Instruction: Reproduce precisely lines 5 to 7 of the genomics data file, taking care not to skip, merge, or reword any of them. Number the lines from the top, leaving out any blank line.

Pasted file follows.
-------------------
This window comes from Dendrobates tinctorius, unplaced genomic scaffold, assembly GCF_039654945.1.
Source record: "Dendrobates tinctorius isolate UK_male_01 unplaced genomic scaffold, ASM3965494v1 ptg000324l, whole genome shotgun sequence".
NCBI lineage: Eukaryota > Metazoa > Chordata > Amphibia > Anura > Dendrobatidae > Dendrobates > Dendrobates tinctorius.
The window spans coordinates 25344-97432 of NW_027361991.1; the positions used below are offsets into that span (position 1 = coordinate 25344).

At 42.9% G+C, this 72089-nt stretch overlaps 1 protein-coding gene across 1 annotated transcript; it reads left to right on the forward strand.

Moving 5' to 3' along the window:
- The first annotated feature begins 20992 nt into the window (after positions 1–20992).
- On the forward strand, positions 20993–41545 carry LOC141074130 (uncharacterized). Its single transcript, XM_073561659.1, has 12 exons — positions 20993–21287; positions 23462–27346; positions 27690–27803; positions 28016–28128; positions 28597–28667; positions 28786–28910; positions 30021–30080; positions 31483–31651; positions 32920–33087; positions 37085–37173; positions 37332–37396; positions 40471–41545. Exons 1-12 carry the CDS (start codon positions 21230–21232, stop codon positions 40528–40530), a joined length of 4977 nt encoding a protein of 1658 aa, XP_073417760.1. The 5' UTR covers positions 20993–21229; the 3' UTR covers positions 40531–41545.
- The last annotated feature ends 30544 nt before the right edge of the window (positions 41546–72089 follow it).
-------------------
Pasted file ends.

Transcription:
At 42.9% G+C, this 72089-nt stretch overlaps 1 protein-coding gene across 1 annotated transcript; it reads left to right on the forward strand.

Moving 5' to 3' along the window:
- The first annotated feature begins 20992 nt into the window (after positions 1–20992).